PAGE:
More so than ever, I feel the responsibility for what I say and do. In this conversation, we’ve talked about all the positive things, with those students who graduated who reached out because of our positive interactions, but I’m sure there were also some interactions that were not great, right? Where I wasn’t at my best, or they weren’t at their best. It makes you think through everything, especially when students don’t react the way that I expected them to. Bottom line, you never know what a student is bringing to the table.
My colleague Matt talks about how we’re kind of in loco parentis. There’s an awareness that we are the home away from home, we are the parents away from parents. And we can only control what’s in the building and in our classrooms. But, we honestly have very little idea of what kids are experiencing at home. I’ve had students who come in wearing the same clothes every day because they literally don’t own any more clothes. Or they can’t shower because the water was turned off at home. We also have kids who are driving brand new cars to school. We don’t know what their home lives are like, or if they have experienced trauma. We have a whole gamut of students. That’s the world we live in… they are our kids, and they have a lot that they bring to our classes each day.
Students are so impressionable. We are responsible for preparing students for the world outside of our schools, but in a sensitive way. We have to address current events and values that are perhaps politically hot topics. Instead of embracing an opportunity to have open dialogue with our students, we’re shying away from those conversations — because it’s fear-based. We don’t want news cameras to show up and say, ‘This teacher said this….’ We want to avoid that. Any organization would want to avoid that situation.
But, I think we’re doing the students a disservice if we don’t talk about racism, systemic inequity, if we don’t talk within the school about problematic practices that are systemic issues. The problem is that we are trying to navigate those waters with students, and our students are impressionable. Our mission is not to indoctrinate students with our personal agendas. It is the opposite. We want our students to be informed. We want students to analyze, to think critically, and ultimately make decisions and opinions based on accurate information. We can’t do that if we don’t talk about it. Let’s not avoid the hard conversations.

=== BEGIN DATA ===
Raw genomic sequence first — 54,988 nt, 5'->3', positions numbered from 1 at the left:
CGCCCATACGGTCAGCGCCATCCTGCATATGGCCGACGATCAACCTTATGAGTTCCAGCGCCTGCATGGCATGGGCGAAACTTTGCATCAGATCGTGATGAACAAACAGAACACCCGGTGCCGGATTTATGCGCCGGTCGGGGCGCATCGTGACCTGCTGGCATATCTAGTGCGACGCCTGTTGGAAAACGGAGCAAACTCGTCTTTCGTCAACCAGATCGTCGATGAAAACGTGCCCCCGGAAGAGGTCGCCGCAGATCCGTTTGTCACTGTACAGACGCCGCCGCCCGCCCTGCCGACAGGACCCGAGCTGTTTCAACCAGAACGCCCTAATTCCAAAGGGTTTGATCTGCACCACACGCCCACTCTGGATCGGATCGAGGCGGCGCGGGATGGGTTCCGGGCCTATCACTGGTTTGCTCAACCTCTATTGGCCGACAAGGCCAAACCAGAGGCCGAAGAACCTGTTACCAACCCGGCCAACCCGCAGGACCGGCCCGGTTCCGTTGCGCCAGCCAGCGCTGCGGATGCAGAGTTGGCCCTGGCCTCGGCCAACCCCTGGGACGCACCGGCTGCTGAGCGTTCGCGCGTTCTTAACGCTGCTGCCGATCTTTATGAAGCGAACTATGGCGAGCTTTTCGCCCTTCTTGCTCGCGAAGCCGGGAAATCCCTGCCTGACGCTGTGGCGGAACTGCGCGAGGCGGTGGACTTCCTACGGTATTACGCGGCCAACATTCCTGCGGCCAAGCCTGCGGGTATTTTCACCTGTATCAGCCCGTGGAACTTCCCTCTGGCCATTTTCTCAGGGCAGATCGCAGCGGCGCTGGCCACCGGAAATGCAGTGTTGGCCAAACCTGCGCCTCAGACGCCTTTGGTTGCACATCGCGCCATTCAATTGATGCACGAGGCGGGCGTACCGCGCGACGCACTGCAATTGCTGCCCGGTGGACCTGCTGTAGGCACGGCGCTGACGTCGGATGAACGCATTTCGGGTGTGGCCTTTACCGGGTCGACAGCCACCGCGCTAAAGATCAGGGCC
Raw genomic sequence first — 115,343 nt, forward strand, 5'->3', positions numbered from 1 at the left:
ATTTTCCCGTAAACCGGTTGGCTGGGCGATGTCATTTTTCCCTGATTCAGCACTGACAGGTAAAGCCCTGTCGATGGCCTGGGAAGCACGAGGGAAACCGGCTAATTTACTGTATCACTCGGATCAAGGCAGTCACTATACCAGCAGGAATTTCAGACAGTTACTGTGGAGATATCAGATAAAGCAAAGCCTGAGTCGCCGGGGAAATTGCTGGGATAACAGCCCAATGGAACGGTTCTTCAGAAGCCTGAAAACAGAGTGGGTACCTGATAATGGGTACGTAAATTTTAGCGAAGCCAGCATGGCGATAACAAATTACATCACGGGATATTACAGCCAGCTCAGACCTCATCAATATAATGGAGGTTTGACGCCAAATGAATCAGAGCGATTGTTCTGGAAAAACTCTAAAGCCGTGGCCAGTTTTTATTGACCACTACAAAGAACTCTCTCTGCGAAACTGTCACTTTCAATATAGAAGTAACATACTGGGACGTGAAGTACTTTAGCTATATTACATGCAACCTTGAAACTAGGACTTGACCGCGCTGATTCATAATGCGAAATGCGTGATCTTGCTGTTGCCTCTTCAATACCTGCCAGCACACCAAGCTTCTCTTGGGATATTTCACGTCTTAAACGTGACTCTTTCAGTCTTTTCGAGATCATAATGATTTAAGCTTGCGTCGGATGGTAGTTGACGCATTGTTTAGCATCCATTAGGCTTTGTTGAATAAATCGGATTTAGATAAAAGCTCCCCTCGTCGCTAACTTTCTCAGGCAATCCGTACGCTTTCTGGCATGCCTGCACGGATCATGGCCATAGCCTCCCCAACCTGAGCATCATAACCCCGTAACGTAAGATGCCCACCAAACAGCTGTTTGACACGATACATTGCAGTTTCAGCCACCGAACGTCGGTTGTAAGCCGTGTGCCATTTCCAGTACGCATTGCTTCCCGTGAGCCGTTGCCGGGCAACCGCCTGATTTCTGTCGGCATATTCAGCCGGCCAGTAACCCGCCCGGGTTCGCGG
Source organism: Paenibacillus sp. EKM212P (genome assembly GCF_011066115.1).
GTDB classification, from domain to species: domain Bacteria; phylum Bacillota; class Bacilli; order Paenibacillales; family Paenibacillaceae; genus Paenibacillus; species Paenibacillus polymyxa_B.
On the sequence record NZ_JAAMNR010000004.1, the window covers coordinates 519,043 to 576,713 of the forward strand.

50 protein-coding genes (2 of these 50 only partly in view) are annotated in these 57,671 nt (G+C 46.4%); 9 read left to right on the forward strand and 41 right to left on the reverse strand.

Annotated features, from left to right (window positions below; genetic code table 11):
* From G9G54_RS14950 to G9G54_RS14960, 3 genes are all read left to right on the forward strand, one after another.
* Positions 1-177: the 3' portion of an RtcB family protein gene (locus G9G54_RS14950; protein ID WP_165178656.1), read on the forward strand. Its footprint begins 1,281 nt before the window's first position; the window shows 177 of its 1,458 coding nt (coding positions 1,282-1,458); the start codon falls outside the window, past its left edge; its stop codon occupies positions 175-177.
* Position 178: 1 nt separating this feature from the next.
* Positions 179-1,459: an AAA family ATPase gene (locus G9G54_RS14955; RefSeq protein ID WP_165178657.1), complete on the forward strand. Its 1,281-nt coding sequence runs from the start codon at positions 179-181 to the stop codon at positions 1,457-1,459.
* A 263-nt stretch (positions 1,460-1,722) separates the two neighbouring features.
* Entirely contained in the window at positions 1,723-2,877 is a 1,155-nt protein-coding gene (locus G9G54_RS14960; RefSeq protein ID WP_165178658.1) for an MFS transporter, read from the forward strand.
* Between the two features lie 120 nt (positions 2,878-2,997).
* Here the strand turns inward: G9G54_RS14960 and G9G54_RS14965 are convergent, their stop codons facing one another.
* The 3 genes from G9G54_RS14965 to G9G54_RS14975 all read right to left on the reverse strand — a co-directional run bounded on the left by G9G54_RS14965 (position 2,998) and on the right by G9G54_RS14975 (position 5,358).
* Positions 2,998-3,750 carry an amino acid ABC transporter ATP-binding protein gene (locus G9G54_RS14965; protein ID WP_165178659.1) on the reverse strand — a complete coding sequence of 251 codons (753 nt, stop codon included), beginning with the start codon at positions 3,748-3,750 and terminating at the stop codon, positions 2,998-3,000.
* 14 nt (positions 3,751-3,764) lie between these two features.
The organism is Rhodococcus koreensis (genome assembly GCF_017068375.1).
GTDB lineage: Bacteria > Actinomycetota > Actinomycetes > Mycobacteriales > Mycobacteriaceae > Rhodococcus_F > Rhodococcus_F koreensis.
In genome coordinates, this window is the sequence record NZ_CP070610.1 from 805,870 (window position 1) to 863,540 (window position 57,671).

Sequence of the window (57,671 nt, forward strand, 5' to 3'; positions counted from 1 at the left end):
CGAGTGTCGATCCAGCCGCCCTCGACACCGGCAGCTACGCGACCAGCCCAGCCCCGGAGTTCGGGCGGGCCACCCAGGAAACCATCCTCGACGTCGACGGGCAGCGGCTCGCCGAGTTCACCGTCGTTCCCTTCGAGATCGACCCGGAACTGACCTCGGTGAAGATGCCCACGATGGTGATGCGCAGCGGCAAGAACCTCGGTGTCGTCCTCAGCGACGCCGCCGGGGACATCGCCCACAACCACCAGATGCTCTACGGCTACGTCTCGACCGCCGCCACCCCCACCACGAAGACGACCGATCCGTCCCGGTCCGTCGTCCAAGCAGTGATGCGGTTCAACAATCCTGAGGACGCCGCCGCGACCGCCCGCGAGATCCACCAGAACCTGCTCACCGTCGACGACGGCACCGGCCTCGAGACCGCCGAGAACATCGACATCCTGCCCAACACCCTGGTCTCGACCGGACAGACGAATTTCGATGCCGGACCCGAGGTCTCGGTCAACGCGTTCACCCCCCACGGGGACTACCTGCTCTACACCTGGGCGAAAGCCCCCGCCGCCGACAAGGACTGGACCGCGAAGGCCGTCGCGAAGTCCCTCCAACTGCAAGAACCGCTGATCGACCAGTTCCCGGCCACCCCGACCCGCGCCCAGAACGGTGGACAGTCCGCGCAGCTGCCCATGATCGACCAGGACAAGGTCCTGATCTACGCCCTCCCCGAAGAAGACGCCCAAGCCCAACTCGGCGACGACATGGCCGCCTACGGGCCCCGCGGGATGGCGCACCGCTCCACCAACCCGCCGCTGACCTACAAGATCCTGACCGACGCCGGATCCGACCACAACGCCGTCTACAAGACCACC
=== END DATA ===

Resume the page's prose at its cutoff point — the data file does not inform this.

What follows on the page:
People may wonder why we need to address certain topics at all. It’s because students are asking us questions. What these conversations create, which I think is incredibly important, is awareness. There’s a whole other world outside of our bubble, with people who have different experiences than us, whose life experiences are different from us. So I think these conversations broaden what students are aware of, so that they’re not so quick to form an opinion based on assumptions alone. How can you make an informed decision about an issue without having all the information? Students should be able to ask those questions, right? Because they’re the next generation. They’re going to be ones helping society continue to evolve.
So our students have to be informed, they have to be aware of how other people think, how other people feel, and what other people are experiencing in their lives. And that it’s probably different from what they’re experiencing.
I’m a product of an inequitable system. Schools in Illinois are funded primarily by local taxes and property taxes. This is inherently inequitable because property taxes vary enormously across the state. I’m teaching and living in the suburbs with high property taxes and because of the amount of financial support for schools, I am benefiting from that inequitable system. It is a problem for students and teachers across the state. I think the question then is, how do we change that? How do we go about addressing that problem? I think it’s funding schools, especially in areas with the most need, as well as addressing teacher pay. Providing more funding to underfunded schools will not only support recruiting and retaining teachers, but also provide students with the support they need, so every student has access to that support. And how do you achieve these changes? Building awareness.
It starts with asking questions: what education policies are currently in the works? Where do different people stand on different policies? How do we affect change together? How can I utilize my privilege to support these changes? Because we know education is something that benefits everybody, right? We need to become aware, learn, make informed decisions, get involved, contact legislators. That’s how democracy works. That’s how we make progress, in education, and everywhere else.
I had a conversation with my kids this morning, and I asked, ‘Do you feel like the school system is broken?’
They talked about how in school, it’s like a factory. They talked about how we’re preparing them to go to college, but that’s not everyone’s path. They brought up frustrations with standardized testing, and the purpose of them. One of them literally said, ‘We’re not learning how to think critically about stuff.’
There were a couple students who said, ‘The system is made for certain kids to be successful. It’s made to support certain students, but not every student.’ That made me think about smaller class sizes and having more specialists to support students. Teachers can better support and tailor instruction to students in smaller class sizes. If there are more specialists in the building, whether that’s social-emotional support, whether that’s social workers, whether that’s counselors, academic support — the more successful the students will be.